Fossil Fuel Free Farming in Africa
Fossil fuels: are they needed for farming? Even though industrial farming is a major source of emissions driving climate change, it doesn’t have to be that way. Farmers and activists in Africa are showing the way forward, away from fossil fuel farming.
Training the trainers
Recently, our partner We Are the Solution (WAS) joined others in Alliance for Food Sovereignty in Africa (AFSA) to train leaders among small farmers. After getting training, these leaders will then train others.
This sort of training is common in the food sovereignty movement. As for us, Grassroots International is often there to fund these trainings too. Ultimately, we know how important the movement for food sovereignty is. We also know grassroots movements need to be built from the grassroots themselves.
No fossil fuels needed to grow food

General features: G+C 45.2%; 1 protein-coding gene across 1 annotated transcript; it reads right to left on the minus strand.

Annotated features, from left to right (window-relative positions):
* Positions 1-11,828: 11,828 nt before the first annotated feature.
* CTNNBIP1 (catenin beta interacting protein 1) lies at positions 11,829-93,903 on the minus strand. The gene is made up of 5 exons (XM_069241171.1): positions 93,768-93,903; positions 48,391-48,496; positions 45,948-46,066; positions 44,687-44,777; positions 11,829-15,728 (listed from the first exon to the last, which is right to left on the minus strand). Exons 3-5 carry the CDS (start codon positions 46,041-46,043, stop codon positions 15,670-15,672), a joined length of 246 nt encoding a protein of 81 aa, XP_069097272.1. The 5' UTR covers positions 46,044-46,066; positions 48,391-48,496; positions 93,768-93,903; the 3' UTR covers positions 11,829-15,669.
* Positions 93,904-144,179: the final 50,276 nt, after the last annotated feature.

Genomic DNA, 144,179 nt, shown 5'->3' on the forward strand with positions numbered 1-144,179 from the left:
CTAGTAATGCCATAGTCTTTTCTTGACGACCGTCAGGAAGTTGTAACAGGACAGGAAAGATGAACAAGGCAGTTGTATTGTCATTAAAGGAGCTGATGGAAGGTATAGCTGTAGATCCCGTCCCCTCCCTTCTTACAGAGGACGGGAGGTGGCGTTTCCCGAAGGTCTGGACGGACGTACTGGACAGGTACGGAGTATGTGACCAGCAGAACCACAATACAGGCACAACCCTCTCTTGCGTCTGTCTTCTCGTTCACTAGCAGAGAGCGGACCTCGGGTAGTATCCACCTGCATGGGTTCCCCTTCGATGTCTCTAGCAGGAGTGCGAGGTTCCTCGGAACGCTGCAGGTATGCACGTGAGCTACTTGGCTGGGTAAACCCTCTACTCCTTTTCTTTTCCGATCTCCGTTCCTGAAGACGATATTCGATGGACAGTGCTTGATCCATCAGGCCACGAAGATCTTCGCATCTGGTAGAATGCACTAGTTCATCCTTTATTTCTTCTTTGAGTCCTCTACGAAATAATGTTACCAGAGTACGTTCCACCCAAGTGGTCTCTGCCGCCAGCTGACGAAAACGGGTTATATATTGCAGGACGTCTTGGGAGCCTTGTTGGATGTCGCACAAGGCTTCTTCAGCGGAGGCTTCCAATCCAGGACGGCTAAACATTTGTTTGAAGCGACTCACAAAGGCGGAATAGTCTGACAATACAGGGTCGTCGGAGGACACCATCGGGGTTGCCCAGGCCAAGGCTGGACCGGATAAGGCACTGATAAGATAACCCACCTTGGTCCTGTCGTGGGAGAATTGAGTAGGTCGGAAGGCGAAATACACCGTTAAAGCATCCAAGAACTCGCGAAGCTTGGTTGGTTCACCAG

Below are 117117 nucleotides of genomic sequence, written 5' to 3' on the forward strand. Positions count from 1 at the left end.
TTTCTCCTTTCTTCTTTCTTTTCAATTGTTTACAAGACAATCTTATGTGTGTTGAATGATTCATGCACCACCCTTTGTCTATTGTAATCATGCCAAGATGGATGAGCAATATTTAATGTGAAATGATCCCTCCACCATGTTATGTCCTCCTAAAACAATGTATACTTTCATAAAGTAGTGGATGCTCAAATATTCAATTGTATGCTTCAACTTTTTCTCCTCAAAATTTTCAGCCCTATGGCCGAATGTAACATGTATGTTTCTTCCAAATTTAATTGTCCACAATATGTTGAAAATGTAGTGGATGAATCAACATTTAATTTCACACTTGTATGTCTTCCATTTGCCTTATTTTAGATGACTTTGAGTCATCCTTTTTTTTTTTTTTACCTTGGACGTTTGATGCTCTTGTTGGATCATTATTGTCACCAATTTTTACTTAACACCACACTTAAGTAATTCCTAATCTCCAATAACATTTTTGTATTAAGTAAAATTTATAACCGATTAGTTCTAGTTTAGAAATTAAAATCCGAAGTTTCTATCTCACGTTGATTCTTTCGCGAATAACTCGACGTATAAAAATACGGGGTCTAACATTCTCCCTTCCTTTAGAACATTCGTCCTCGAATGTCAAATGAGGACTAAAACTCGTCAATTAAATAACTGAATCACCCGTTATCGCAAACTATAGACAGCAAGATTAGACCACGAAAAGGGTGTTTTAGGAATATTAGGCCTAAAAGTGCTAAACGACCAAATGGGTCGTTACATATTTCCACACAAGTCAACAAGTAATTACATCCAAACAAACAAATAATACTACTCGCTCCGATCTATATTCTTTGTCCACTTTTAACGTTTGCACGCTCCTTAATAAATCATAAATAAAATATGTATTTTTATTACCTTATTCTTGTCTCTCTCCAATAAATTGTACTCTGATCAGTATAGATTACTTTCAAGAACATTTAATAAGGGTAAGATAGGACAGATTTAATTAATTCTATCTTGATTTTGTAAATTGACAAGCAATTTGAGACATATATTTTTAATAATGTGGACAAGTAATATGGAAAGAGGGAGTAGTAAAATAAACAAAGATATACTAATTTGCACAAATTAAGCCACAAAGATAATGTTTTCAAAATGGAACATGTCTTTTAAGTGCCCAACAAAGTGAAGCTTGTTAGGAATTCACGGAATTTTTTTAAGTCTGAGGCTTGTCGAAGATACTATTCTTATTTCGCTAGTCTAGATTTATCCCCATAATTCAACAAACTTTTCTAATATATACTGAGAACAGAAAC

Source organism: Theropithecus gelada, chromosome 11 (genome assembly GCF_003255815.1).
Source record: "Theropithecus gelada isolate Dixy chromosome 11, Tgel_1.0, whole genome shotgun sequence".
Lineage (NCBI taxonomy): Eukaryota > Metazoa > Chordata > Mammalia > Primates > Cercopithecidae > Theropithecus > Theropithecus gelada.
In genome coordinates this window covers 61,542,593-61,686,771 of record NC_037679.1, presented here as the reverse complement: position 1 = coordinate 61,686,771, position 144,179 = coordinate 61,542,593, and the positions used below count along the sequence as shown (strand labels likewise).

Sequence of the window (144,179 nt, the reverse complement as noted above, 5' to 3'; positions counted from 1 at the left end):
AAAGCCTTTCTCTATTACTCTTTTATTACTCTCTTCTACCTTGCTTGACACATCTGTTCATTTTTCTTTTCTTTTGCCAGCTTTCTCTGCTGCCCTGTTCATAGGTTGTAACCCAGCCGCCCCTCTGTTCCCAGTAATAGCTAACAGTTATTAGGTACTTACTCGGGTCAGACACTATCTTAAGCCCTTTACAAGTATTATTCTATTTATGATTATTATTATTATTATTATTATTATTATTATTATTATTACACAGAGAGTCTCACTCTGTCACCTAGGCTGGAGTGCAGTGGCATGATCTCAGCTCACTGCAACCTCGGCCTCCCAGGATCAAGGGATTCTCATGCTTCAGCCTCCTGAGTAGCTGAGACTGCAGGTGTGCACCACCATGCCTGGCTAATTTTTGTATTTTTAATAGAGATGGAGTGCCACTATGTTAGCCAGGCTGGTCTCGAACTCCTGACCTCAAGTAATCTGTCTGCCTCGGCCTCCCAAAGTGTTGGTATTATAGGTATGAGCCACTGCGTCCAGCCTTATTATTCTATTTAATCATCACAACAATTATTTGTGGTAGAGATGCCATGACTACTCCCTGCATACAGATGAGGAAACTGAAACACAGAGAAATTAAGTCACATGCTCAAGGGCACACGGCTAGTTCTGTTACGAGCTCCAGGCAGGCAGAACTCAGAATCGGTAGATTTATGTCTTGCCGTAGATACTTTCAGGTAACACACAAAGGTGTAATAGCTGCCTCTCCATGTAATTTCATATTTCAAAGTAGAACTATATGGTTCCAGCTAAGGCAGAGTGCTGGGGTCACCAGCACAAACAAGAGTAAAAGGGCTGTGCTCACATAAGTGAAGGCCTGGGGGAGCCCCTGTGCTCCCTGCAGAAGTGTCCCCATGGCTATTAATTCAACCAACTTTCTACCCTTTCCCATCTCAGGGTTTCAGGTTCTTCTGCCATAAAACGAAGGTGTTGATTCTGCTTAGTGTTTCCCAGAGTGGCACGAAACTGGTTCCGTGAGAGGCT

The “Green Revolution” brought fossil-fuel-based fertilizers to Africa. For decades, business spokespeople have claimed these are necessary to feed the world. Yet these costly inputs burden small farmers. They also threaten the climate.
But there’s an alternative. In the video below, Mariama Sonko of WAS shows off a natural fertilizer made from simple, local ingredients. This bio fertilizer Bokashi is cheap, powerful, and good for the environment.
Eco-Science + local Farming
As Mariama says, this is agroecology. It combines modern science with small farming to grow crops naturally. It can feed the world. And it’s both farmer and eco-friendly.
“Today, we believe agroecology… can feed the world healthily.” — Mariama Sonko, We Are the Solution
Groups in the AFSA are decrying the “corporate capture” of African food systems. As they write in a recent statement to the European Union:
“We agree that a sustainable transformation of African agriculture is our shared goal,” they write. But the biggest danger is the corporate control of food, “and the damage this is doing to our environment, our soils and lands, our biodiversity, our nutrition and health, and our food sovereignty. Closely linked is climate change, already a living reality for many millions of African farmers… and fishers, as droughts, rangeland degradation and ocean temperature rises threaten livelihoods and weaken food security. We affirm that agroecology is a solution to both.”